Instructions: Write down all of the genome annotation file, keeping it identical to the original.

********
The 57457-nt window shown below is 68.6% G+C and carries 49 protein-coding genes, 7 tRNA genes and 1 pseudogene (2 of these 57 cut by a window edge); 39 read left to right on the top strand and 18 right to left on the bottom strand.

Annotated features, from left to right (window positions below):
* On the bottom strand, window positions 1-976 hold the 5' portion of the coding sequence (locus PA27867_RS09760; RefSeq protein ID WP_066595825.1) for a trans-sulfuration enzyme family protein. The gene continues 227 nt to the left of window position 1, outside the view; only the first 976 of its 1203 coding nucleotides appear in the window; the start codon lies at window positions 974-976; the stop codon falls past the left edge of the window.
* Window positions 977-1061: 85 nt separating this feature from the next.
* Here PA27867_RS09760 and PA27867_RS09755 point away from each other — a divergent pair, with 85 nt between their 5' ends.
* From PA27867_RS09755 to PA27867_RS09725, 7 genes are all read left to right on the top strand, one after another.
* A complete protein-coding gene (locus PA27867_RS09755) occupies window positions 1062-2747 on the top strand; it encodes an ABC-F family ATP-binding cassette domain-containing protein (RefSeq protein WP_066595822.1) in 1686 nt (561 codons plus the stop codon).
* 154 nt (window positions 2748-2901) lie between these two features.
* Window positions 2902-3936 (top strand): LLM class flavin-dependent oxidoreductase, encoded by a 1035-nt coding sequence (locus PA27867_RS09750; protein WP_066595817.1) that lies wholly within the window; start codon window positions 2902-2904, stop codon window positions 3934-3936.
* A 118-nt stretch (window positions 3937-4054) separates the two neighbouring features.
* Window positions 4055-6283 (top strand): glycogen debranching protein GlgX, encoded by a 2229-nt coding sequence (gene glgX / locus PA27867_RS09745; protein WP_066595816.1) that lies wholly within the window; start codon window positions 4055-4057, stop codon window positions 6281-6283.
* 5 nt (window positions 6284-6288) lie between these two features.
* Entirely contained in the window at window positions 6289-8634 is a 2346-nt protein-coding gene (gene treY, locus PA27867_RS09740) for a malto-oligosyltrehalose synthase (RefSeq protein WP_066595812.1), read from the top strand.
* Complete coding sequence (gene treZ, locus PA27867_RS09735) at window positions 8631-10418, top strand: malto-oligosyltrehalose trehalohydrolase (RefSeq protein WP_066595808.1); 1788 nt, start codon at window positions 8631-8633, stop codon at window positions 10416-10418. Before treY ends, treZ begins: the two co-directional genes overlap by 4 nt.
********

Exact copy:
The 57457-nt window shown below is 68.6% G+C and carries 49 protein-coding genes, 7 tRNA genes and 1 pseudogene (2 of these 57 cut by a window edge); 39 read left to right on the top strand and 18 right to left on the bottom strand.

Annotated features, from left to right (window positions below):
* On the bottom strand, window positions 1-976 hold the 5' portion of the coding sequence (locus PA27867_RS09760; RefSeq protein ID WP_066595825.1) for a trans-sulfuration enzyme family protein. The gene continues 227 nt to the left of window position 1, outside the view; only the first 976 of its 1203 coding nucleotides appear in the window; the start codon lies at window positions 974-976; the stop codon falls past the left edge of the window.
* Window positions 977-1061: 85 nt separating this feature from the next.
* Here PA27867_RS09760 and PA27867_RS09755 point away from each other — a divergent pair, with 85 nt between their 5' ends.
* From PA27867_RS09755 to PA27867_RS09725, 7 genes are all read left to right on the top strand, one after another.
* A complete protein-coding gene (locus PA27867_RS09755) occupies window positions 1062-2747 on the top strand; it encodes an ABC-F family ATP-binding cassette domain-containing protein (RefSeq protein WP_066595822.1) in 1686 nt (561 codons plus the stop codon).
* 154 nt (window positions 2748-2901) lie between these two features.
* Window positions 2902-3936 (top strand): LLM class flavin-dependent oxidoreductase, encoded by a 1035-nt coding sequence (locus PA27867_RS09750; protein WP_066595817.1) that lies wholly within the window; start codon window positions 2902-2904, stop codon window positions 3934-3936.
* A 118-nt stretch (window positions 3937-4054) separates the two neighbouring features.
* Window positions 4055-6283 (top strand): glycogen debranching protein GlgX, encoded by a 2229-nt coding sequence (gene glgX / locus PA27867_RS09745; protein WP_066595816.1) that lies wholly within the window; start codon window positions 4055-4057, stop codon window positions 6281-6283.
* 5 nt (window positions 6284-6288) lie between these two features.
* Entirely contained in the window at window positions 6289-8634 is a 2346-nt protein-coding gene (gene treY, locus PA27867_RS09740) for a malto-oligosyltrehalose synthase (RefSeq protein WP_066595812.1), read from the top strand.
* Complete coding sequence (gene treZ, locus PA27867_RS09735) at window positions 8631-10418, top strand: malto-oligosyltrehalose trehalohydrolase (RefSeq protein WP_066595808.1); 1788 nt, start codon at window positions 8631-8633, stop codon at window positions 10416-10418. Before treY ends, treZ begins: the two co-directional genes overlap by 4 nt.